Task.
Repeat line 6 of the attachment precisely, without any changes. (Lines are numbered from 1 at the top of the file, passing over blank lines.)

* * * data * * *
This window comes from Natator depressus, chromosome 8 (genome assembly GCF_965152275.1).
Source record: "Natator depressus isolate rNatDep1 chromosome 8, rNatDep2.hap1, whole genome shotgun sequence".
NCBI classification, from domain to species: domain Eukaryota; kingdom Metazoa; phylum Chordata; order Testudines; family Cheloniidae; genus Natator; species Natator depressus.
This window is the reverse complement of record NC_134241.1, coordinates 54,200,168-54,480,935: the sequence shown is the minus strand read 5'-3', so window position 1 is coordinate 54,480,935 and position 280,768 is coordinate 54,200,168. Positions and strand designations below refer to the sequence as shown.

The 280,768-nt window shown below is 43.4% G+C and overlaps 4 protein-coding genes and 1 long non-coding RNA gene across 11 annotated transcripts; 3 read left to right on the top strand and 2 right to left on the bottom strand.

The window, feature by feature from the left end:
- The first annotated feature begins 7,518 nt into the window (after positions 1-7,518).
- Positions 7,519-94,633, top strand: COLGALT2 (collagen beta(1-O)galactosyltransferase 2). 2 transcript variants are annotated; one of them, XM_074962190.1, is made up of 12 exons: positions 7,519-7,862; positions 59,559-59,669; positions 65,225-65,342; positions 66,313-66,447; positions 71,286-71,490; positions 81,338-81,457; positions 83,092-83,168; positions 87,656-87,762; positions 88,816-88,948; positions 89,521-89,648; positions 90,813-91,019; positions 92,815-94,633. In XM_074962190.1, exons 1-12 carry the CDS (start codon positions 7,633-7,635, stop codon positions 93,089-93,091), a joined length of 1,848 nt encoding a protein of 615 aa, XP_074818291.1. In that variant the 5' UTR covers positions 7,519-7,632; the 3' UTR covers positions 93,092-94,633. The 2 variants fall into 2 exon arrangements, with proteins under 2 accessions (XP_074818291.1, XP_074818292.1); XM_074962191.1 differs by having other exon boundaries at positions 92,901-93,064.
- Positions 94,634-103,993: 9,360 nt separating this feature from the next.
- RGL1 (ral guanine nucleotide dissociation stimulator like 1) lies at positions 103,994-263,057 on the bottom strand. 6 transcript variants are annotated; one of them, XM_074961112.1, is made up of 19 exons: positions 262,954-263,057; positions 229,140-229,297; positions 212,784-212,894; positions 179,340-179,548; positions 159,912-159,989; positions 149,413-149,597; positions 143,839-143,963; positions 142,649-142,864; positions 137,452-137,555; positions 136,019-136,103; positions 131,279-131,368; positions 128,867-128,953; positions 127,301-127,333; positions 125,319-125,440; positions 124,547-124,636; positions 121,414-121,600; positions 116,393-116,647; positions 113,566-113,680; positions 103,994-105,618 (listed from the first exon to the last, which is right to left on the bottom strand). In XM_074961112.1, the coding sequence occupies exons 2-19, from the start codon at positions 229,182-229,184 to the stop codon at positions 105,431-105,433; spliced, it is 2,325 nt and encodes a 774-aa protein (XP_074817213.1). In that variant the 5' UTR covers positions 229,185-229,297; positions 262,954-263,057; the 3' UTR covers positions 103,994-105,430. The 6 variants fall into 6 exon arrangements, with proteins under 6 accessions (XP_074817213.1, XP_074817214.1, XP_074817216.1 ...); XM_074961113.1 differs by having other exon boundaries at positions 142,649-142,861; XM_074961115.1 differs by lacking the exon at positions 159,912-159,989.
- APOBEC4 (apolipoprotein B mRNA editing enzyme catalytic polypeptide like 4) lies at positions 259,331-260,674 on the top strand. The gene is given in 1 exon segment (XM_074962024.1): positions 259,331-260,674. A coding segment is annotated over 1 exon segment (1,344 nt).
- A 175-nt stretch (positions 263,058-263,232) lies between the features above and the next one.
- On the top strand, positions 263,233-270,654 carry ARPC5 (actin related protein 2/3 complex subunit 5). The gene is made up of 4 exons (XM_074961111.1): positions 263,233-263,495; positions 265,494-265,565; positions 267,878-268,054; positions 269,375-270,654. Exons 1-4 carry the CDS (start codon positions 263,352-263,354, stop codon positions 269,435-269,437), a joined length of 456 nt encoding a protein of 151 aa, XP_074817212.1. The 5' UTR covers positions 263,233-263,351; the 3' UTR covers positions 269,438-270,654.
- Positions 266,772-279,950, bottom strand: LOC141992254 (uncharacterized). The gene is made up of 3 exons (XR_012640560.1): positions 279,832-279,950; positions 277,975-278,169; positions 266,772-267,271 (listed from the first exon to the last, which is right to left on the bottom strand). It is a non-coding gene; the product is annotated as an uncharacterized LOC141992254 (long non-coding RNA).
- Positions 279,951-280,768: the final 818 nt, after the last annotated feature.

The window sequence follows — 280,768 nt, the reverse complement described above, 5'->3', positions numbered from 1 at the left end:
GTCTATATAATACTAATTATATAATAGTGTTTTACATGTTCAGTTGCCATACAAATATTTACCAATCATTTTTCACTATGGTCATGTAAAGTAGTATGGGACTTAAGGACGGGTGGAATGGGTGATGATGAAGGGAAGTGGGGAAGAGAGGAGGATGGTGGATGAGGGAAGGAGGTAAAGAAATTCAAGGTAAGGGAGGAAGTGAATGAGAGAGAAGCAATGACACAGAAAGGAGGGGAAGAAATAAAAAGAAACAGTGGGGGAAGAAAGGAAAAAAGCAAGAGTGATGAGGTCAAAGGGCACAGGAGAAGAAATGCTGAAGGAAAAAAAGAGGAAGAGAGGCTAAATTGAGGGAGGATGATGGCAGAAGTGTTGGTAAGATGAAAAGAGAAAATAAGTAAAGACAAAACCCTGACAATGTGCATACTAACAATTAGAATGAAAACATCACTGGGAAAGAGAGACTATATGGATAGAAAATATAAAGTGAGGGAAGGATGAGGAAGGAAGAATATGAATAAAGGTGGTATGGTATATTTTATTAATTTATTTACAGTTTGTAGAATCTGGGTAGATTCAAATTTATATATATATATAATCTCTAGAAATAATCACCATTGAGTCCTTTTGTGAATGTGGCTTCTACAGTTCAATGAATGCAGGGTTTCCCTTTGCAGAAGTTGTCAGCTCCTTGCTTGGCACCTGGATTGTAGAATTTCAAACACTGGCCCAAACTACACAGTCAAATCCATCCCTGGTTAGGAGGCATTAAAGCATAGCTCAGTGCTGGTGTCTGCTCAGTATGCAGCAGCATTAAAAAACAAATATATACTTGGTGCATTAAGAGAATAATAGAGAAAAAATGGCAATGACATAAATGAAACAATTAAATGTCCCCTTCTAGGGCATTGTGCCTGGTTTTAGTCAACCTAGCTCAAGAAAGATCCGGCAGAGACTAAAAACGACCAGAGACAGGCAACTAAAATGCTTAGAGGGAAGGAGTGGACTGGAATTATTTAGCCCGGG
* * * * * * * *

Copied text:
The window, feature by feature from the left end: